“I was expecting my bandmates to be focused on only music and ignore the possibility of being friends with each other, considering the fact that all these people are the best of the best from the entire country. I am so glad to say that I was completely wrong, everyone in the ensemble was very friendly and supportive of everyone and there was absolutely no negative in a single person who I shared the stage with.”

– Cosme, guitar, Illinois

“To be honest, I had no idea what to expect. My own director even said that this band was like the Wild West because nobody really knew how it was going to turn out. The turning point for me was when we first played “Carry On”, and I heard the singers with their harmonies in the intro. Everyone just kind of looked at each other and was like yeah, we’ve got this. It was a feeling of confidence that sent me into such a relaxed mindset that even when we went on stage for the performance, it felt just like a big jam session with all of these uber-talented musicians.”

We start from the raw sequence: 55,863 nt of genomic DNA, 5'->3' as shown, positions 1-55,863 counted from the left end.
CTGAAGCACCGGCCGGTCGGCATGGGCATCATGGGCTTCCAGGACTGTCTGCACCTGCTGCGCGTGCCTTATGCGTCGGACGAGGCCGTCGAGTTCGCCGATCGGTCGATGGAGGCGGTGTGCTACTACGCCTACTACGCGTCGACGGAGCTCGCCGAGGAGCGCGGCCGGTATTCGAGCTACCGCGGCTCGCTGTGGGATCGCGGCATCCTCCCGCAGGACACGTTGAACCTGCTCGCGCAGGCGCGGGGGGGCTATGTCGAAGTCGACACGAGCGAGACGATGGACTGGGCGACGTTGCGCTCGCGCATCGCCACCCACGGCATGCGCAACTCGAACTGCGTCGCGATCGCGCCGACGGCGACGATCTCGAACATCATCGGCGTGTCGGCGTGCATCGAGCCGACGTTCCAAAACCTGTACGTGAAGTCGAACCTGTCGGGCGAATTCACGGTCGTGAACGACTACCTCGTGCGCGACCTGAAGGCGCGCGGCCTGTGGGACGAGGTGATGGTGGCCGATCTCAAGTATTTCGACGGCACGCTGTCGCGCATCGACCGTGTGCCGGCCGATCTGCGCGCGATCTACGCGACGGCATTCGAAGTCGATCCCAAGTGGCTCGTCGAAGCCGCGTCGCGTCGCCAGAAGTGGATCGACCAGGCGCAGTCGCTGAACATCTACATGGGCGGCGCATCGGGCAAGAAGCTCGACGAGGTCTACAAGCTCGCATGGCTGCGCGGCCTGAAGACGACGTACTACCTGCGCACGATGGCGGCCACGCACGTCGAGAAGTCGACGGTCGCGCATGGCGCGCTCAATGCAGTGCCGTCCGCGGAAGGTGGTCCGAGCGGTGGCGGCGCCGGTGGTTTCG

– Brendan, drums, Pennsylvania

Why is performing important to you, and why are you excited to perform with the modern band?

“I like to feed off energy and performing just puts me in another world. Like I don’t have to be anybody else when I’m performing, I can just be myself and speak through what I’m doing.”

– Jason, keyboard, Pennsylvania

“I’m excited to play music that I love listening to in a national ensemble.”

– Isaiah, drums and percussion, Kansas